Hans Eysenck, neuroticism overreact to unpleasant events, frustrations, & problems
Eysenck limbic system theory brain becomes to active, flight/ fight, 1. stability of neuroticism 2. can be found in many tests 3. high heritability
anterior cingulate center of brain, evolution of NS, higher amounts of brain tissue in certain parts of brain
increased activity in the right medial prefrontal cortex inhibits emotional responses
information processing & neuroticism 1. higher recall of negative/ unpleasant words 2. selective memory 3. link between illness and negative memories/ emotions 4. more physical symptoms 5. lower immune S. 6. higher attention to threats, high BIS
stroop effect increased time it takes to name the color when a word is written in a different color then the name, giving the word less meaning, high-N will take more time and notice the negative word
depression 20% of US have at some point in life traitlike dimension
diathesis-stress model preexisting vulnerability, diathesis present in ppl who later become depressed: career failure, negative life event triggers depression
cognitive schema way of seeing the world, way of processing information from the world.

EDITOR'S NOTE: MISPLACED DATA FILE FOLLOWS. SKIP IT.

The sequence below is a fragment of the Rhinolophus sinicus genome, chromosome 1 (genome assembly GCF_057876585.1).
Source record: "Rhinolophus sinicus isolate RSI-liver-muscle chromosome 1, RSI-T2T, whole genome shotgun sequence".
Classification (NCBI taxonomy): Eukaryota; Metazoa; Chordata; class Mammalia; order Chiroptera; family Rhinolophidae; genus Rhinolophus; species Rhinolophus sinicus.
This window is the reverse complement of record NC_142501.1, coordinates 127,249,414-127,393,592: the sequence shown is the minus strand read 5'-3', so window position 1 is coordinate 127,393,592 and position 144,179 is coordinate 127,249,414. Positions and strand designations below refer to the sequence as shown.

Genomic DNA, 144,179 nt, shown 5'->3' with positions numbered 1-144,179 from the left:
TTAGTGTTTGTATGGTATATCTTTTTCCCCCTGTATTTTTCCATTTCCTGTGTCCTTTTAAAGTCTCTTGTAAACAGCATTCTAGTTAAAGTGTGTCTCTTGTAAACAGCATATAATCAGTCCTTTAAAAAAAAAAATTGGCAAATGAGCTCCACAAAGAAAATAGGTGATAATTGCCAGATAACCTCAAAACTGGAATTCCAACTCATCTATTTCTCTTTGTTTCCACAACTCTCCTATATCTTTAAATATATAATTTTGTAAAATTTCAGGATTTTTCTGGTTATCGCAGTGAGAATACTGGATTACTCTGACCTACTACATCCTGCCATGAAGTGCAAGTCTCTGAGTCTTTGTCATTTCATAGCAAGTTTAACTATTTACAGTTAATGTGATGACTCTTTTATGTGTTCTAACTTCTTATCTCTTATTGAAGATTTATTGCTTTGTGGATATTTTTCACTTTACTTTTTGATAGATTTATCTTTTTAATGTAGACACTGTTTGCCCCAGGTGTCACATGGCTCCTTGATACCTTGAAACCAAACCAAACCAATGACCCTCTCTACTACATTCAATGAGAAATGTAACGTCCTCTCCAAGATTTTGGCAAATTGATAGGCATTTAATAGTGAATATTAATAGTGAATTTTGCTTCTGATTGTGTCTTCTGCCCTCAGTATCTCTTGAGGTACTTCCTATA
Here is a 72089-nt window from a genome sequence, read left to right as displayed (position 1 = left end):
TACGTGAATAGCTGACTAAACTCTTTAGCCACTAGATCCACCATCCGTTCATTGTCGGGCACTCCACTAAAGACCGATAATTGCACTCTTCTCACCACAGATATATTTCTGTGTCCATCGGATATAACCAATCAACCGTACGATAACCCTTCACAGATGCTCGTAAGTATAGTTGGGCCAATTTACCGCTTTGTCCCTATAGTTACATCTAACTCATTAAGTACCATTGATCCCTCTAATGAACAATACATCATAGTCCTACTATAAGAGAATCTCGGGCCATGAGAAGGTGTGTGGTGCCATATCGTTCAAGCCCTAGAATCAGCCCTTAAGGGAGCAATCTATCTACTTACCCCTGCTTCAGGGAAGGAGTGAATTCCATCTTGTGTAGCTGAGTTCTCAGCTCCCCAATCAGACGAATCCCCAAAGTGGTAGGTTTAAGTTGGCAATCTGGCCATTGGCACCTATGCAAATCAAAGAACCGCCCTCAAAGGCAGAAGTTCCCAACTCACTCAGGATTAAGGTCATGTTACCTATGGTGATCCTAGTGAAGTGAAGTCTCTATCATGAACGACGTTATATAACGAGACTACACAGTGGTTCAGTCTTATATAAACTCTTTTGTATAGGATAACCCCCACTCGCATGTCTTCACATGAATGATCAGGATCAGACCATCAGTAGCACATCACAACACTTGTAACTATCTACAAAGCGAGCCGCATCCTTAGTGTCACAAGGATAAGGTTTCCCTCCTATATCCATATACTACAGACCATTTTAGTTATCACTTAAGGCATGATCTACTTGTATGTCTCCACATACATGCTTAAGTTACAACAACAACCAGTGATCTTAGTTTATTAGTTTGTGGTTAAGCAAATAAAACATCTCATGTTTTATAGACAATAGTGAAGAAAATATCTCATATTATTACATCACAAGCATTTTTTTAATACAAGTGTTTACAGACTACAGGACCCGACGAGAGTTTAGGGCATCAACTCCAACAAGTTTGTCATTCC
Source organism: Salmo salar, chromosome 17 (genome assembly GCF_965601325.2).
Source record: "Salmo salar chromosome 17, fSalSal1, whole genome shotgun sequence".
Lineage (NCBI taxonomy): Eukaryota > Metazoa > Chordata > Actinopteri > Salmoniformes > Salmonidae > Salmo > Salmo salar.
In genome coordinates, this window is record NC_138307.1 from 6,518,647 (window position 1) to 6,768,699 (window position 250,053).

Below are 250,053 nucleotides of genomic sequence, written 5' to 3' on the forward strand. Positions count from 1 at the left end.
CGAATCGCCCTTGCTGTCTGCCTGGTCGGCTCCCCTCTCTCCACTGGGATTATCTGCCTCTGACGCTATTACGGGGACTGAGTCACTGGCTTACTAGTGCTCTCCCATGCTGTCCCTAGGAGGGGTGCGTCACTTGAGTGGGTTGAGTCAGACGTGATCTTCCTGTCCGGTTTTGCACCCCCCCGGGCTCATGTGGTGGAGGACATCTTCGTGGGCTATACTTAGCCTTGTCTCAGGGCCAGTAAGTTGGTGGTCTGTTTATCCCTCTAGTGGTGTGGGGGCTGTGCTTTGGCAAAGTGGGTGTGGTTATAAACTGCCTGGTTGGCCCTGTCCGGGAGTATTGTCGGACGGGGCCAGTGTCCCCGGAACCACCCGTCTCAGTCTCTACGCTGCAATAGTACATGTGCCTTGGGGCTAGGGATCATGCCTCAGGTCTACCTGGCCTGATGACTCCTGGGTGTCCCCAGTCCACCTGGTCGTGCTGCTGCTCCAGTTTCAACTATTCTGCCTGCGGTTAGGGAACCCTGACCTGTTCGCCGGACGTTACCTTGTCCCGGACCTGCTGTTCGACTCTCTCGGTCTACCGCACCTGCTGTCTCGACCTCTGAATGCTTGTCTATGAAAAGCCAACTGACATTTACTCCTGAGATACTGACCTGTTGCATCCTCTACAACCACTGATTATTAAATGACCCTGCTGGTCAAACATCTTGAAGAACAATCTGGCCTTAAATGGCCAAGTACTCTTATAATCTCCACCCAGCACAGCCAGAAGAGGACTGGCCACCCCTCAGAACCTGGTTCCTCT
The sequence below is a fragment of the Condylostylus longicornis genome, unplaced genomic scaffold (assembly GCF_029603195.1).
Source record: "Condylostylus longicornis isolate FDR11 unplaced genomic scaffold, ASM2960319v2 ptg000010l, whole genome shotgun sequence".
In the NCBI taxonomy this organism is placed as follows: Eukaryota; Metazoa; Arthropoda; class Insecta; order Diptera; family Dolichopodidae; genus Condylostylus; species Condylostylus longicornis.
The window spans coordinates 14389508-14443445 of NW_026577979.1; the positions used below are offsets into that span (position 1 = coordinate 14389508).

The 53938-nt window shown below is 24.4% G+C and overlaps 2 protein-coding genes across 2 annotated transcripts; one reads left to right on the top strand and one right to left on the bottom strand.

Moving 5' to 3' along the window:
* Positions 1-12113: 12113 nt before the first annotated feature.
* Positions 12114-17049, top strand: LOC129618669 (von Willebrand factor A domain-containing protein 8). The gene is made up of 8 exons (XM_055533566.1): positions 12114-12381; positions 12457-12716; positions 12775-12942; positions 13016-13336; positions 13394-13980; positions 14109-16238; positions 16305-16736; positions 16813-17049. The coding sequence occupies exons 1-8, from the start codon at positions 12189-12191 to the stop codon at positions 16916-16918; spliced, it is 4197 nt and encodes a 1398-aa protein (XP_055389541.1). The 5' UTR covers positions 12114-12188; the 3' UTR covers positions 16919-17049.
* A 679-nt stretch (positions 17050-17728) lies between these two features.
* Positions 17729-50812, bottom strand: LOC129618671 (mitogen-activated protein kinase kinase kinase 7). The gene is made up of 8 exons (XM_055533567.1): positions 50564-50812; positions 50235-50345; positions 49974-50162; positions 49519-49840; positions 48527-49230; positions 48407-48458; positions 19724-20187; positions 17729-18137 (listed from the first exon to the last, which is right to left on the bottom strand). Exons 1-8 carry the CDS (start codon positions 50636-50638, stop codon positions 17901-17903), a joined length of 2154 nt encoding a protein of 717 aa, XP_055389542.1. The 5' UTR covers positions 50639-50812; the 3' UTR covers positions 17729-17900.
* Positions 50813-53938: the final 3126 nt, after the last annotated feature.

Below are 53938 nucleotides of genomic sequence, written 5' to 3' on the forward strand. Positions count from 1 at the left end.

cognitive triad information from self, world, future: leads to overgeneralizing
cognitive distortions Beck's arbitrary inferences, personalizing, catastrophizing
Aaron Beck self-fulfilling prophecy person who believes they are a total failure also acts like one therefor creating condition
neurotransmitter theory of depression emotional problem may be result of neuroTs imbalance at synapses of NS: NE, Sero, DOPA
antidepressants prozac, zoloft, paxil (inhibit sero), & tofranil (sero+ NE balance)
hostility tendency to repsond to everyday frustrations w/ anger & aggression, irritability, resentment by acting: rude, critical, antagonistic, uncooperative manner
2 scientific questioning of hostility: 1) how and why became hostile 2) examine consequences
3 Consequences of hostility 1) heart disease Type A personality 2) violent outbreak 3) prison rates
reasons why hostile 1) decreased prefrontal activity 2) damage from abuse, accidents, drugs lowering self-control 3) high brain abnormalities 4) damage temporal lobe 5) high BIS, low BAS
affect intensity description of persons who are either high/ low on this dimension
high affective intensity ppl who experience intense emotions
low affect intensity typically experience emotions mildly with gradual fluctuations and minor reactions, calm and stable
high affect intensity leads to higher sickness, mood fluctations
affect intensity measure: AIM measures mood and emotion
mood variability frequent fluctuations of emotions over lifetime
Larsen, diener personality affective intensity higher in ppl with high sociability, and arousability, more vigor
Show full summary Hide full summary


Psychological Statistics
Charlotte Joseph
General ANOVA
Charlotte Joseph
The Tet Offensive
Nerves Hormones and Target Tissue
Alannah Kelly
Antenatal Care in Pregnancy
Complex Exam - Overall Summery
Meaning of work
Liz Higgins
Epistemic Modality in ME
Criminology Chapter 9